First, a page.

Evil or Evolution: a Study of Stevenson’s the Strange Case of Dr.Jekyll and Mr. Hyde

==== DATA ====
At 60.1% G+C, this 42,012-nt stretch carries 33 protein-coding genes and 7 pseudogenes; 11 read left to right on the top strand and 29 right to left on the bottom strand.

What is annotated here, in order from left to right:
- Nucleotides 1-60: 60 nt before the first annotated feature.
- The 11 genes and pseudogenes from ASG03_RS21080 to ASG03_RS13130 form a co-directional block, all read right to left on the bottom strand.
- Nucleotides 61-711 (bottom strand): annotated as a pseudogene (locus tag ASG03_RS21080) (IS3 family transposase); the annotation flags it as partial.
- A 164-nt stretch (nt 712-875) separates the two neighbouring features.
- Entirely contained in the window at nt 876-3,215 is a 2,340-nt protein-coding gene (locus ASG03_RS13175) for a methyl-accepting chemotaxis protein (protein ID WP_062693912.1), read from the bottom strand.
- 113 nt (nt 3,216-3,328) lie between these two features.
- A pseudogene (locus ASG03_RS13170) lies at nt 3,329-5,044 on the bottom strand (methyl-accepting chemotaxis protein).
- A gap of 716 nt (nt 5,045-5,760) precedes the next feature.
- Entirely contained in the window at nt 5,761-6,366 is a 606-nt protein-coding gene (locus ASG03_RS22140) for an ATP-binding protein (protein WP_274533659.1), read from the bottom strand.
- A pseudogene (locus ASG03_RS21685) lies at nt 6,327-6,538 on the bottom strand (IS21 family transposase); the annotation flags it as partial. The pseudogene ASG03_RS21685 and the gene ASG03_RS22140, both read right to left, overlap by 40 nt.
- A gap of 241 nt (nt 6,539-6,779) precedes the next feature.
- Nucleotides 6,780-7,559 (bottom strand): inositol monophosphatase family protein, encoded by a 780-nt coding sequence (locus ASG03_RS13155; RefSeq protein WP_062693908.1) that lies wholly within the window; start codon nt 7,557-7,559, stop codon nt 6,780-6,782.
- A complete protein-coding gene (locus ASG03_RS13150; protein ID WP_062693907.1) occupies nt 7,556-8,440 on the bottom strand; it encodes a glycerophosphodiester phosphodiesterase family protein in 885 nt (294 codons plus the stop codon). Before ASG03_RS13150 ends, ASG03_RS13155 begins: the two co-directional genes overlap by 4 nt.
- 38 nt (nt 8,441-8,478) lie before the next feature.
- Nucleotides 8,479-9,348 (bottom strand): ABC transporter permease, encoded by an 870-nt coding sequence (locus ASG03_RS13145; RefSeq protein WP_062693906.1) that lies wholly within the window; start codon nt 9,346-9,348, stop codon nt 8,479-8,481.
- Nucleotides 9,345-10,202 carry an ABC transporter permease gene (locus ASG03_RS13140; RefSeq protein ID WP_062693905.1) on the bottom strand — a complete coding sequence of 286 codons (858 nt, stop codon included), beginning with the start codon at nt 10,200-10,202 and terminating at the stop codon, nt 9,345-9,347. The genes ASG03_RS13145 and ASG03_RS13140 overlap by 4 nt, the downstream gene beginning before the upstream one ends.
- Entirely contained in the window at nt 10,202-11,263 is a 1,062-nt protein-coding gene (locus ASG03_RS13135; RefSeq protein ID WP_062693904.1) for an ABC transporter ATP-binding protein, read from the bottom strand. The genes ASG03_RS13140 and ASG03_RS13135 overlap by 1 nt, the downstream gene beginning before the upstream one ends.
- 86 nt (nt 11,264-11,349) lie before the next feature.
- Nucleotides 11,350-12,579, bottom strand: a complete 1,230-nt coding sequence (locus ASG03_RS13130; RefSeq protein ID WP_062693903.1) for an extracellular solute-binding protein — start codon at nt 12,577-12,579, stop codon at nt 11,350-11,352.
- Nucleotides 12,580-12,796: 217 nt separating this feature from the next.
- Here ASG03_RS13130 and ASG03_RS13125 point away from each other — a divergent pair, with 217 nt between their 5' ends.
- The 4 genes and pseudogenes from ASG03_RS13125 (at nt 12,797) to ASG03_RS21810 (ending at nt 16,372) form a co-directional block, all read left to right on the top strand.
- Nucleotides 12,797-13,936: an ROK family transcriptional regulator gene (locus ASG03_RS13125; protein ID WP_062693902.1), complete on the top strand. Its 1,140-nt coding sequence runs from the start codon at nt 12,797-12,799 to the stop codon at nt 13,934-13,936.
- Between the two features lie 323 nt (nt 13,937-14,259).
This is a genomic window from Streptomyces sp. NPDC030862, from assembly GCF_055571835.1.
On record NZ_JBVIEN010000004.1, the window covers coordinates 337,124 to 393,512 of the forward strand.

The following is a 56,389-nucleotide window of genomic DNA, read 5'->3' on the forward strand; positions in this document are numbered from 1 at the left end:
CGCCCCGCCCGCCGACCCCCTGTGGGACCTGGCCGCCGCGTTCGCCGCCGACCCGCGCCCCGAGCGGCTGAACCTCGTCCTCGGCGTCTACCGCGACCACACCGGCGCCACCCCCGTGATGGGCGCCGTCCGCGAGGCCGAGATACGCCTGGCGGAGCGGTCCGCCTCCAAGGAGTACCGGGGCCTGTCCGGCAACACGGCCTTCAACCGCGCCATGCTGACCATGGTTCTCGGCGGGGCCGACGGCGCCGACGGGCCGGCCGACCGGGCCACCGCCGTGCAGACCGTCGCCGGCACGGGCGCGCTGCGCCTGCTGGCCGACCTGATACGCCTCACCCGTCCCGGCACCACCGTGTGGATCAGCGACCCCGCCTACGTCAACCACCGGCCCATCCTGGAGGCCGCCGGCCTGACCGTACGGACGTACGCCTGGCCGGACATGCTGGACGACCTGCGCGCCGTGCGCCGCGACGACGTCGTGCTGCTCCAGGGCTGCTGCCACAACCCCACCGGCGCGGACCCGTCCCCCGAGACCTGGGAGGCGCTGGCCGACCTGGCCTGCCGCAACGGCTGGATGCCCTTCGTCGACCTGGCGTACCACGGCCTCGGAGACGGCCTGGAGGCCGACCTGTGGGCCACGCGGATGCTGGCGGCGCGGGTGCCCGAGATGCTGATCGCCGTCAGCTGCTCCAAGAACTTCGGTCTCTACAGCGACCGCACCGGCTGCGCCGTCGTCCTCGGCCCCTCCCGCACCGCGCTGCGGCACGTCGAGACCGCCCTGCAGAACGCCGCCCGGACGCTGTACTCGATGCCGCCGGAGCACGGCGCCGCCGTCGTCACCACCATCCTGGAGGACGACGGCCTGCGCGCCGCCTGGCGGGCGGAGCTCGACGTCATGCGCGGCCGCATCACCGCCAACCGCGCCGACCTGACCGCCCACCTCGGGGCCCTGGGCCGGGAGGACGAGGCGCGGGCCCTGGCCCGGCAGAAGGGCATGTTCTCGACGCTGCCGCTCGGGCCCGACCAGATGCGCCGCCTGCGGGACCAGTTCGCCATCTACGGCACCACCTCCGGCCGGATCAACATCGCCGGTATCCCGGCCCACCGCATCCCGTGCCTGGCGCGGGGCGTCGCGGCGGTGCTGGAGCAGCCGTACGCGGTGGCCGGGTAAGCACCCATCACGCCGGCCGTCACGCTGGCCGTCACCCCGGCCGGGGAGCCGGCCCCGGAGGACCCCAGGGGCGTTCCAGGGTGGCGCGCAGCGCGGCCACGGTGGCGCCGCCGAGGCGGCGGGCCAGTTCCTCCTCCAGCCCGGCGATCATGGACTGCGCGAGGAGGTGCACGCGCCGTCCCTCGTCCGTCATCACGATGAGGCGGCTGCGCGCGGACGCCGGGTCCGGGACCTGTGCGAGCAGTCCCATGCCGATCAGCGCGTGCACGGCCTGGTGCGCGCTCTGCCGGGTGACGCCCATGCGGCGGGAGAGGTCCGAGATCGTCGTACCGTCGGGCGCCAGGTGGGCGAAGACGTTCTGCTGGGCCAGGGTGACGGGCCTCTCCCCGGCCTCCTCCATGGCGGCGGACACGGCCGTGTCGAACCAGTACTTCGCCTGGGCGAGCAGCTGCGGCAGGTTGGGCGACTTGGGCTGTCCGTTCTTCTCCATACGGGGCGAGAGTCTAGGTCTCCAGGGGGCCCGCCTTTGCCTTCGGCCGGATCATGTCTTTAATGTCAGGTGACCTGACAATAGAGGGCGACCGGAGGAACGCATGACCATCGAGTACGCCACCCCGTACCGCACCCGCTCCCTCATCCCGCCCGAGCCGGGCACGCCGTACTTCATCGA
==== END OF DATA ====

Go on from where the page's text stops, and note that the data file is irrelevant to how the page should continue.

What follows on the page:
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Evil or Evolution: A Study of Stevenson’s The Strange Case of Dr.Jekyll and Mr. Hyde First published in 1885, Stevenson’s The Strange Case of Dr.Jekyll and Mr. Hyde is a story about a distinguished Victorian doctor, Henry Jekyll, who discovers a way to transform himself into another persona, Edward Hyde, who unlocks or amplifies thoughts, feelings, and desires not normally expressed by Dr. Jekyll but are the norm for Mr. Hyde. A scene of the text will be analyzed. A comparison will be made as to the motives of Hyde’s actions between Darwin’s theory of evolution and an evil nature as described in the Holy Bible. Both of these were hot topics of culture in the Victorian era as Darwin’s views were starting to challenge the Bible as the reason of man’s existence. Ultimately, it will be seen that Stevenson was influenced by both Darwin’s theory of evolution and the Holy Bible when writing Strange Case of Dr.Jekyll and Mr. Hyde. Darwin’s theory of evolution focuses on common ancestry and natural selection. It says that different species of a certain animal descended from a common ancestor. As this ancestor migrated, depending on the habitat, those with advantageous attributes would survive and those without would die off. “Darwin had collected 13 similar but separate species of finches. Each finch species had a distinctive bill specialized for a particular food source.[…]The similarities of the Galapagos finches led Darwin to infer that the finches shared a common ancestor.” (Darwin’s Theory of Evolution) Those without a special bill to easily collect food would be not be selected by nature to continue their genealogy. Darwin was a Christian all of his life and never denied the existence of a creator. What kind of God would allow it’s creations to suffer and die off because He made them inadequate to survive in the world in which He put them? Perhaps it was God’s wrath and vengeance at work or maybe Satan himself, the source of all evil, had a hand in...
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